BETHESDA, Md.--(BUSINESS WIRE)--BrainScope®, a medical neuro-technology company focused on concussion and mild traumatic brain injury (mTBI) assessment, announced today that it has fulfilled orders for over 170 BrainScope One handheld devices and over 7,500 individual patient headsets to U.S. Army bases across the world. U.S. Army medics and clinicians continue to receive the training necessary to support the assessment of military personnel that may have experienced an mTBI, providing access for service members at home and abroad.
BrainScope One is the first FDA-cleared medical device to offer multi-modal capabilities to assess brain injury from concussions (functional abnormality) to brain bleeds (structural injury) using EEG and other objective parameters available on a ruggedized, handheld device. BrainScope One’s capabilities include a digitized version of the Military Acute Concussion Evaluation (“MACE”), which is being upgraded to the recently updated MACE2 as part of the Department of Defense’s efforts to strengthen multi-modal assessment for its service members.
According to the June 1, 2018 edition of Stars and Stripes®, “Researchers estimate 15 to 23 percent of service members returning from combat have suffered a TBI.” This same article, “Tackling TBI,” points out that rather than making a subjective, symptom-based decision on whether a soldier has sustained a concussion or brain bleed, BrainScope One provides a quick and objective assessment to help answer the question “Should we let them go back on a mission?”
The Department of Defense continues to maintain its focus on the care of service members who suffer from brain injuries. “This Veterans Day reminds us of the honor we have in aiding the care of our service members, knowing that concussion and brain health remain of paramount importance to the U.S. military,” shared Michael Singer, CEO of BrainScope.
BrainScope’s mission is to revolutionize the rapid and objective assessment of brain-related conditions, starting with concussion and mild traumatic brain injury (mTBI), utilizing multiple integrated assessment capabilities, artificial intelligence (AI) and digitization within a culture of quality, excellence and entrepreneurialism. The Company’s first product, BrainScope One (cleared as Ahead 300), incorporates a multi-modal panel of capabilities including EEG-based technology that is non-invasive for mildly presenting head-injured patients, 18-85 years old, within 3 days after injury and is not a replacement to CT scan. BrainScope’s technology platform integrates databases of thousands of brainwave recordings with AI technology and miniaturized hardware and disposable headset sensors, all of which are covered by an extensive intellectual property portfolio of over 100 issued and pending patents globally. BrainScope has received five FDA clearances and ISO 13485 Certification. It has 25 peer-reviewed publications on its technology. Recent white papers authored by third parties have shown the potential for BrainScope One to decrease unnecessary head CT scans by one-third, to reduce head injury referrals to hospital emergency departments by up to 75%, and to reduce healthcare costs for payers and patients by over 30%.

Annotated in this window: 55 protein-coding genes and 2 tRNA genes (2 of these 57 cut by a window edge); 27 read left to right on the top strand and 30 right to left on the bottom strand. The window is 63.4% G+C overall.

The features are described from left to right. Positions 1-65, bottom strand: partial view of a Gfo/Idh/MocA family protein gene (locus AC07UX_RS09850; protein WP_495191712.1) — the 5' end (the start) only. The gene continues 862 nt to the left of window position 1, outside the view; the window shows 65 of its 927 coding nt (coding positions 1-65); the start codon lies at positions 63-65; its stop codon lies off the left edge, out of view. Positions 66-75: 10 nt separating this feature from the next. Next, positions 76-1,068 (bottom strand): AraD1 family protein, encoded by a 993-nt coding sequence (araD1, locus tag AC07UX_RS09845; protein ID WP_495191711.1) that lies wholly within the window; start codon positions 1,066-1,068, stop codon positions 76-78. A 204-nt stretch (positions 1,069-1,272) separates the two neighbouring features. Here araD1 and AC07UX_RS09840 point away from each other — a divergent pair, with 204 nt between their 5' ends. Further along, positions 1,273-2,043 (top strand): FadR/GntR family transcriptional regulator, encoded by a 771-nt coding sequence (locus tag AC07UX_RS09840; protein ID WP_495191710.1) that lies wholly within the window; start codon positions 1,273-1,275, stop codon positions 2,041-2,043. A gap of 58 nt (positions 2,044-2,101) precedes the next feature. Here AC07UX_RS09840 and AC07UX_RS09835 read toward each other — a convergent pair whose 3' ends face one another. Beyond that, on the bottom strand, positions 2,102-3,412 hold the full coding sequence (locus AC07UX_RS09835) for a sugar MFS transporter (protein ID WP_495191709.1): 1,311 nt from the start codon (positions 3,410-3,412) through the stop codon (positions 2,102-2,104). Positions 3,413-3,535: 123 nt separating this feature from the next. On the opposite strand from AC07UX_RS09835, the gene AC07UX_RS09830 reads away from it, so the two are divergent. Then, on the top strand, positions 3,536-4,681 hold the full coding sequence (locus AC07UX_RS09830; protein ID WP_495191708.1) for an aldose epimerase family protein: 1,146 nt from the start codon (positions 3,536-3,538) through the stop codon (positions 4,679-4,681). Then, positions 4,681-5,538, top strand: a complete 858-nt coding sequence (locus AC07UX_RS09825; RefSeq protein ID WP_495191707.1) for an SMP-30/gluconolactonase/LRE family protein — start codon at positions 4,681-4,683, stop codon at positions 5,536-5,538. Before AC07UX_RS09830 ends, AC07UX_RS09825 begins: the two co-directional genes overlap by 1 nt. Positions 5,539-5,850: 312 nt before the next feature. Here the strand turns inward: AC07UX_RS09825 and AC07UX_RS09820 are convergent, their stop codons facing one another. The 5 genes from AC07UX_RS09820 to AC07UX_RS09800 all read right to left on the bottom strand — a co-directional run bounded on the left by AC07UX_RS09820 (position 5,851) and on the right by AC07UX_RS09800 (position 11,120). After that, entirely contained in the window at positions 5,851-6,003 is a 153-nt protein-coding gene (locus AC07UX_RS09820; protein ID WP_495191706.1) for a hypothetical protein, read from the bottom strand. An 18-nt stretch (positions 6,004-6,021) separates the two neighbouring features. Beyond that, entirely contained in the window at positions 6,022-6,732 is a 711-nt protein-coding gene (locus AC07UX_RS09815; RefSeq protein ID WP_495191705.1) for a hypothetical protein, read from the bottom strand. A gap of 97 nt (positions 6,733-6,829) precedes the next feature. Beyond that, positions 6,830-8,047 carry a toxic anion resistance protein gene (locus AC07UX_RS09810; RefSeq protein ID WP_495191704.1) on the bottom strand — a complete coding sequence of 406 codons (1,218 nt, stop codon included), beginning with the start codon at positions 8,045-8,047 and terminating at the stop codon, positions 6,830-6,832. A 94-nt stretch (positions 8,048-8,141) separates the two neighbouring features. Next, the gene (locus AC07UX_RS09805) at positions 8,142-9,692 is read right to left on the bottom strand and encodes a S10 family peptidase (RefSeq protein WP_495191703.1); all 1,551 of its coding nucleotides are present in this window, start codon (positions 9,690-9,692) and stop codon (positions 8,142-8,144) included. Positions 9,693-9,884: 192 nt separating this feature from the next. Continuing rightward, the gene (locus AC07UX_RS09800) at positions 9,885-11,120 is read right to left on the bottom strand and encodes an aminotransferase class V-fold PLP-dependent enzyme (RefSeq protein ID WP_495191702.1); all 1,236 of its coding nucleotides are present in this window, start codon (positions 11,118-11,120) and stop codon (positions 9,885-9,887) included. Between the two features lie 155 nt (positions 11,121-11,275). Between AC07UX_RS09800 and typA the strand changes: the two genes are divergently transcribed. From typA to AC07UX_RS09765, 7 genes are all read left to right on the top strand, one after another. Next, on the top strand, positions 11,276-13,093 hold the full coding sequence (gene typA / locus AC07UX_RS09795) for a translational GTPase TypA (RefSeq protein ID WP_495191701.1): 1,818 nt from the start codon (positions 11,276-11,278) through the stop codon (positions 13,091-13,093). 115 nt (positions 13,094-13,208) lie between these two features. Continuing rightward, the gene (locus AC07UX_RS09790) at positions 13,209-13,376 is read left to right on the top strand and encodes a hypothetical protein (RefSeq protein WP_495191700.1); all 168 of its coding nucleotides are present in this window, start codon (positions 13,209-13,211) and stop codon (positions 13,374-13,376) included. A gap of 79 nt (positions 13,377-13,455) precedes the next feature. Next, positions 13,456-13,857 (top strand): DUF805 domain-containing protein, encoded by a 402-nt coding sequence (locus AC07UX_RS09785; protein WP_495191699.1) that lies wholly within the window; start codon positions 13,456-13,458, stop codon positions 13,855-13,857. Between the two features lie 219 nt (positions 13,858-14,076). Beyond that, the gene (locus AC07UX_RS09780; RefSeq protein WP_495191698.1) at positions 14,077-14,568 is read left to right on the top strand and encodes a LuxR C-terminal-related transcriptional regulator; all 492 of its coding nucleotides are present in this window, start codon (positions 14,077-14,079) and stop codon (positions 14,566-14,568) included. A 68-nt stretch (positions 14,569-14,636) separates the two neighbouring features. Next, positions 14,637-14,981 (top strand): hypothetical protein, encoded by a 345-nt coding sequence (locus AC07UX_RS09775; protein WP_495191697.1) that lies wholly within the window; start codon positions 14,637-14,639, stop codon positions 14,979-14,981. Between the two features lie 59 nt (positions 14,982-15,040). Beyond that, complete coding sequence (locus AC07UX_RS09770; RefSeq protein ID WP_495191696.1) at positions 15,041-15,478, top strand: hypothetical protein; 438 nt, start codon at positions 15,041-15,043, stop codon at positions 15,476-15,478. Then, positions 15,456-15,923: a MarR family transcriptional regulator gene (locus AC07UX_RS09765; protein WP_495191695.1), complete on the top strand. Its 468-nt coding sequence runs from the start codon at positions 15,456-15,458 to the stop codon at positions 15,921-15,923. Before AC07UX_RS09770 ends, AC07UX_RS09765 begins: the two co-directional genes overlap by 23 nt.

BrainScope has partnered with the U.S. Department of Defense for the development of its TBI and concussion assessment technology, and BrainScope One is currently being fielded by the U.S. military, both stateside and internationally. BrainScope One is also being utilized in a cross-section of market segments including: urgent care and occupational health clinics; concussion clinics; hospital emergency rooms; university sports and student health centers; professional sports; and pharmaceutical clinical trials. BrainScope has been the recipient of several prestigious awards, including the Frost & Sullivan 2017 Best Practices Award for New Product Innovation in the Traumatic Brain Injury Assessment Solutions Market, was a two-time winner of the GE-NFL Head Health Challenge, and has received two nominations for the Prix Galien Best Medical Technology, regarded as the equivalent of the Nobel Prize for medical devices. For more information, please visit www.brainscope.com.
The views, opinions and/or findings contained in this report are those of BrainScope and should not be construed as an official Department of the Army position, policy or decision unless so designated by other documentation.